Ian Millhiser writes about a new case which uses the Hobby Lobby decision to suggest that
Citing Burwell v. Hobby Lobby, the Supreme Court’s decision last June holding that the religious objections of a business’ owners could trump federal rules requiring that business to include birth control coverage in its health plan, a federal judge in Utah held last week that a member of a polygamist religious sect could refuse to testify in a federal investigation into alleged violations of child labor laws because he objects to testifying on religious grounds.
So you open the snake box and out come snakes. Then you have to lure some of the snakes back, giving them legally different names, stating that certain rights (such as the right of children to be protected) matters more than other rights (right to hide behind your religion in everything). And all the snakes are in a big pile and refuse to move because they were comfortable out of the box.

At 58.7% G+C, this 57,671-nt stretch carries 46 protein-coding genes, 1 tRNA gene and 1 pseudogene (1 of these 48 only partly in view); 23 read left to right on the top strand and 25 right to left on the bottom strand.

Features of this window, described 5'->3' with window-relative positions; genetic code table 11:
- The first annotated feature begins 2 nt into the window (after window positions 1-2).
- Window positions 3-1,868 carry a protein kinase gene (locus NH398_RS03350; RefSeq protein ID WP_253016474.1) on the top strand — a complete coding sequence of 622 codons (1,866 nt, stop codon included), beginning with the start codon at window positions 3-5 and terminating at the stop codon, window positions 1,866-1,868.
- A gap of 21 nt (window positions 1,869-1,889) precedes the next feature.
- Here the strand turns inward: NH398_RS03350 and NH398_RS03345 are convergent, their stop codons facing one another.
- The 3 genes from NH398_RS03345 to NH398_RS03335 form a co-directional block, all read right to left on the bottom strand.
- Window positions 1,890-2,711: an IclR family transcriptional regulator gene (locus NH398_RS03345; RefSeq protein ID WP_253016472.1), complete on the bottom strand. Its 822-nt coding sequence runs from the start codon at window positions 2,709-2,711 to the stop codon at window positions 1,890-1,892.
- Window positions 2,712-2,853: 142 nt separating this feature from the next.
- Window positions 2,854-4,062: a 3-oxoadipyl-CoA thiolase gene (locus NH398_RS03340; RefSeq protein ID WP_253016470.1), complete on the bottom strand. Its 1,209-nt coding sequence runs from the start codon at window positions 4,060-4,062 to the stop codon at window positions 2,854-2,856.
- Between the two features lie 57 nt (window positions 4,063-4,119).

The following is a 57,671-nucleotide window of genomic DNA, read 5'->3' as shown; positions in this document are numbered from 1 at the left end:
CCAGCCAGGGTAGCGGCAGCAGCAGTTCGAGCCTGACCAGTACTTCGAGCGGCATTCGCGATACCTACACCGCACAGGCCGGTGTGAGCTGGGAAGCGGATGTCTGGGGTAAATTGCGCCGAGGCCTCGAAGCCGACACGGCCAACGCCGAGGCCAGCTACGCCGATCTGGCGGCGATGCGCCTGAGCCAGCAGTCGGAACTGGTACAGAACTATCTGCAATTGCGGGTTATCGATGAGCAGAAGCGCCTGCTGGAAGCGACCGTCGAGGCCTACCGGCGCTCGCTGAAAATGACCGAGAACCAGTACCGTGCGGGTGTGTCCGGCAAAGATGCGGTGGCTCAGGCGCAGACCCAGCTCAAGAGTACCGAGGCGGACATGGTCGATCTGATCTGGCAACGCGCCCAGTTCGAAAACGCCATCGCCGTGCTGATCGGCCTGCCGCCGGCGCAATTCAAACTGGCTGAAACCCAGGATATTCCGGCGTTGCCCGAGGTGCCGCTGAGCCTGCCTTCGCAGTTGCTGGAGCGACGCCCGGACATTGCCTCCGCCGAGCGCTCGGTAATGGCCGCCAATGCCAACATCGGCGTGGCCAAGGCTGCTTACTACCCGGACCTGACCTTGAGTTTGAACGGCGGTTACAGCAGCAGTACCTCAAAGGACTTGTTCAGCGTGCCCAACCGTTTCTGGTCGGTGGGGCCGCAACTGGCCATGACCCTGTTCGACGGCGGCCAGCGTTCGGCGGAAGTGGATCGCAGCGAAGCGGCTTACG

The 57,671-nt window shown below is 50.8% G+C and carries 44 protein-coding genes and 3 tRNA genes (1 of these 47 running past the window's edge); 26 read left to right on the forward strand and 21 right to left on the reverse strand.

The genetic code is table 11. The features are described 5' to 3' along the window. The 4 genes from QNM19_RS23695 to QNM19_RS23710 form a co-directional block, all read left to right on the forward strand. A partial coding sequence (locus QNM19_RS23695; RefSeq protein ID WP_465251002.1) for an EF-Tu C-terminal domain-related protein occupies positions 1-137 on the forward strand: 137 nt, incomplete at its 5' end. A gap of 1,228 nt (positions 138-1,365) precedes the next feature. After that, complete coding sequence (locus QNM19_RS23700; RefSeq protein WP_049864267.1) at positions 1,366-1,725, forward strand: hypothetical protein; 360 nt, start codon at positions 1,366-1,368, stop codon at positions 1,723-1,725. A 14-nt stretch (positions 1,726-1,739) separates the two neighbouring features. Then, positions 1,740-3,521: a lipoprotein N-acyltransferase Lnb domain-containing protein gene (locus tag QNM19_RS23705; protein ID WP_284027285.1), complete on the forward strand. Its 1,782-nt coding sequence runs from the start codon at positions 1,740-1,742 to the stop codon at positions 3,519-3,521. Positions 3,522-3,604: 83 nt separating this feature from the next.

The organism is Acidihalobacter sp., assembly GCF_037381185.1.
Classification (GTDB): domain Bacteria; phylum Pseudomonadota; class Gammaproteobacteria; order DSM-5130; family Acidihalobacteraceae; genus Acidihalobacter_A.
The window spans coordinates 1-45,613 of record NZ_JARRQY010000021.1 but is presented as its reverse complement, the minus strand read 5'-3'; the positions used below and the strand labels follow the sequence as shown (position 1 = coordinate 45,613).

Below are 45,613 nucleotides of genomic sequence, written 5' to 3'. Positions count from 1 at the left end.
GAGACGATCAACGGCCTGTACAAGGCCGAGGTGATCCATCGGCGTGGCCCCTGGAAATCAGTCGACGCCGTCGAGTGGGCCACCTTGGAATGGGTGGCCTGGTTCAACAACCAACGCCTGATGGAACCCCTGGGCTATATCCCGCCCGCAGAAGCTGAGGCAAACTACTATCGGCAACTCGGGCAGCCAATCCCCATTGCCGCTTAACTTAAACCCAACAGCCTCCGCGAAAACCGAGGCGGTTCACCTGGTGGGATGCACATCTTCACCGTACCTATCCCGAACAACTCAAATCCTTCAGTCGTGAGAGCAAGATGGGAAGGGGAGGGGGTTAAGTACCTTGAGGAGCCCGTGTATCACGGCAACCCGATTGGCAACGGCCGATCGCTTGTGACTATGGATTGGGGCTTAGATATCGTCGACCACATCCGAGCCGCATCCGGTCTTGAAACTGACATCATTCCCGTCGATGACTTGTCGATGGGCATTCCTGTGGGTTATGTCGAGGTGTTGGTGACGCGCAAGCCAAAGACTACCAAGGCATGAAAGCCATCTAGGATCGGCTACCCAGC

Which is shorthand for me not being a lawyer etcetera. But the point stands: You really cannot make laws about just them little ladies and you really cannot favor some religions over others when you decide that religion is a get-out-of-jail card or a substitute for taking the fifth.